As I write, our root harvesters are edging across some of our better drained ground, lifting parsnips and Jerusalem artichokes. High pressure has brought a week of sunshine and drying easterlies. By the time this arrives with you, I am hopeful heavier fields will have drained enough to allow us to lift the potatoes and beetroot that have been trapped in sodden ground since October. Our beloved purple sprouting broccoli has been gathering pace, with the later, higher yielding varieties starting to head. Hopefully it will be in most boxes most weeks for the next two months – enjoy it while it is here; summer varieties don’t taste as good. The moles are busy excavating; how did they survive the six foot of racing water last month? We are sowing the first spring-sown broad beans this week followed by the first potatoes, cabbage in two weeks and little gem. It is a joy to be starting anew as reminders of last year’s poor crops go under the plough and we feel the first teasing warmth from a sun climbing higher each day; hope springs eternal in the human breast. As mothers say of childbirth, farmers might say of 2012: ‘we are conditioned to forget’.
If Horsegate has shown us anything, it is that certification and form filling are poor substitutes for direct relationships in ensuring honesty in our food chain. Trust and credibility established over years of trading brings out the best in us; impersonal bureaucracy, the worst. Of course, this is easier if your trading partner is close.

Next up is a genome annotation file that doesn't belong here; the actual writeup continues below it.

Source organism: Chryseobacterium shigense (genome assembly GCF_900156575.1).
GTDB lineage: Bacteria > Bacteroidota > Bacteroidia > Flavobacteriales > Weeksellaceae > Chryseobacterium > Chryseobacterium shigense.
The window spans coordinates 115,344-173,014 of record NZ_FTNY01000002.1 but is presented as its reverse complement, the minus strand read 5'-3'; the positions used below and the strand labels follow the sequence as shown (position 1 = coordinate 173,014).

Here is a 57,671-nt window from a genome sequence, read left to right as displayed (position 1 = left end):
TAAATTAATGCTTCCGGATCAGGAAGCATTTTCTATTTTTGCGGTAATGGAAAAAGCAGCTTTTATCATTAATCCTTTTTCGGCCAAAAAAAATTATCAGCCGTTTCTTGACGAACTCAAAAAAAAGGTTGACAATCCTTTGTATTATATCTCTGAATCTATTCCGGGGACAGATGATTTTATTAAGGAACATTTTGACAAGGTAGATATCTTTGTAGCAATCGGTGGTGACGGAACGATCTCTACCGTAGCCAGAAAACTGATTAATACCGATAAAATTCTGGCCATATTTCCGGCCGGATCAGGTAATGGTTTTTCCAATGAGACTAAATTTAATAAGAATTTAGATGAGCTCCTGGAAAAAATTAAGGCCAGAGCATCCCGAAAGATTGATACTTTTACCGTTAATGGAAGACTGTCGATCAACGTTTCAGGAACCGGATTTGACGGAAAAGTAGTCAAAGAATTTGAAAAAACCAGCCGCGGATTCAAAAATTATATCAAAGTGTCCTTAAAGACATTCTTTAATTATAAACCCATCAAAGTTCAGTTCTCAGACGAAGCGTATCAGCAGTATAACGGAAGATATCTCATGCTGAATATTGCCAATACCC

We visit our banana growers in the Dominican Republic, but with 4000 miles of ocean, plus cultural and language barriers, we think we are better relying on the Fairtrade Foundation to ensure workers and growers are treated fairly. Hence, our bananas are Fairtrade certified. Working with Fyffes (who transport and ripen the bananas) to promote Fairtrade Fortnight, we will donate 20p from every bunch of bananas sold to the Send a Cow project we support in Uganda. That all sounds horribly convoluted, but getting morality and global trade in the same sentence will always be challenging.
To find out more about Send A Cow and the work they do to help African families learn how to grow enough food and look after livestock to eat, visit: www.riverford.co.uk